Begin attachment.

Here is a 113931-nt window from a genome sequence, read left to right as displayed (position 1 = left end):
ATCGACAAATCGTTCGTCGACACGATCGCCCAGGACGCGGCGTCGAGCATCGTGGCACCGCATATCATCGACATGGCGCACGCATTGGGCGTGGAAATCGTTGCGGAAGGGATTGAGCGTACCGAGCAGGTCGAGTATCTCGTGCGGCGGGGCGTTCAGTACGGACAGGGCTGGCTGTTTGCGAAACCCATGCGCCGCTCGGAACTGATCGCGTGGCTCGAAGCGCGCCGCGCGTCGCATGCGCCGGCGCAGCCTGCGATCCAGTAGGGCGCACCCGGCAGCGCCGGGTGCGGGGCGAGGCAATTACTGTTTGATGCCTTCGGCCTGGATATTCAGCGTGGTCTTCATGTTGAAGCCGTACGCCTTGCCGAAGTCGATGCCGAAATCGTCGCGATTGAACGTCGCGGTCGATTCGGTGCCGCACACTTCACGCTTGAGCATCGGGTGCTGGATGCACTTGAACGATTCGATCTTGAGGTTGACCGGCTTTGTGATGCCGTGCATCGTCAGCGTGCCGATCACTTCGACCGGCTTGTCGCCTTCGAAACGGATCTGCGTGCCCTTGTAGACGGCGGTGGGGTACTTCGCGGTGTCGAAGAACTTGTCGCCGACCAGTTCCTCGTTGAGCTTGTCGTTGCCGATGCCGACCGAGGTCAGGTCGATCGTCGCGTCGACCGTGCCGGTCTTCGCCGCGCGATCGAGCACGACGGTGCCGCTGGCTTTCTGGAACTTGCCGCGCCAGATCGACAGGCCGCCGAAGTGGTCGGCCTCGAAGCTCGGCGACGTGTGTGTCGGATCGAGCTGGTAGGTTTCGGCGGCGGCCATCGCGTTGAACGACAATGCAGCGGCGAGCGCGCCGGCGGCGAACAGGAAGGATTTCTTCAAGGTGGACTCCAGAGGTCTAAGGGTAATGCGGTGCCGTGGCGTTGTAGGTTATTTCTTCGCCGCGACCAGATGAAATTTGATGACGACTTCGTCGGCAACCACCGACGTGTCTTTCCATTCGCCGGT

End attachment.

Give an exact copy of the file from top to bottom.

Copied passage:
Here is a 113931-nt window from a genome sequence, read left to right as displayed (position 1 = left end):
ATCGACAAATCGTTCGTCGACACGATCGCCCAGGACGCGGCGTCGAGCATCGTGGCACCGCATATCATCGACATGGCGCACGCATTGGGCGTGGAAATCGTTGCGGAAGGGATTGAGCGTACCGAGCAGGTCGAGTATCTCGTGCGGCGGGGCGTTCAGTACGGACAGGGCTGGCTGTTTGCGAAACCCATGCGCCGCTCGGAACTGATCGCGTGGCTCGAAGCGCGCCGCGCGTCGCATGCGCCGGCGCAGCCTGCGATCCAGTAGGGCGCACCCGGCAGCGCCGGGTGCGGGGCGAGGCAATTACTGTTTGATGCCTTCGGCCTGGATATTCAGCGTGGTCTTCATGTTGAAGCCGTACGCCTTGCCGAAGTCGATGCCGAAATCGTCGCGATTGAACGTCGCGGTCGATTCGGTGCCGCACACTTCACGCTTGAGCATCGGGTGCTGGATGCACTTGAACGATTCGATCTTGAGGTTGACCGGCTTTGTGATGCCGTGCATCGTCAGCGTGCCGATCACTTCGACCGGCTTGTCGCCTTCGAAACGGATCTGCGTGCCCTTGTAGACGGCGGTGGGGTACTTCGCGGTGTCGAAGAACTTGTCGCCGACCAGTTCCTCGTTGAGCTTGTCGTTGCCGATGCCGACCGAGGTCAGGTCGATCGTCGCGTCGACCGTGCCGGTCTTCGCCGCGCGATCGAGCACGACGGTGCCGCTGGCTTTCTGGAACTTGCCGCGCCAGATCGACAGGCCGCCGAAGTGGTCGGCCTCGAAGCTCGGCGACGTGTGTGTCGGATCGAGCTGGTAGGTTTCGGCGGCGGCCATCGCGTTGAACGACAATGCAGCGGCGAGCGCGCCGGCGGCGAACAGGAAGGATTTCTTCAAGGTGGACTCCAGAGGTCTAAGGGTAATGCGGTGCCGTGGCGTTGTAGGTTATTTCTTCGCCGCGACCAGATGAAATTTGATGACGACTTCGTCGGCAACCACCGACGTGTCTTTCCATTCGCCGGT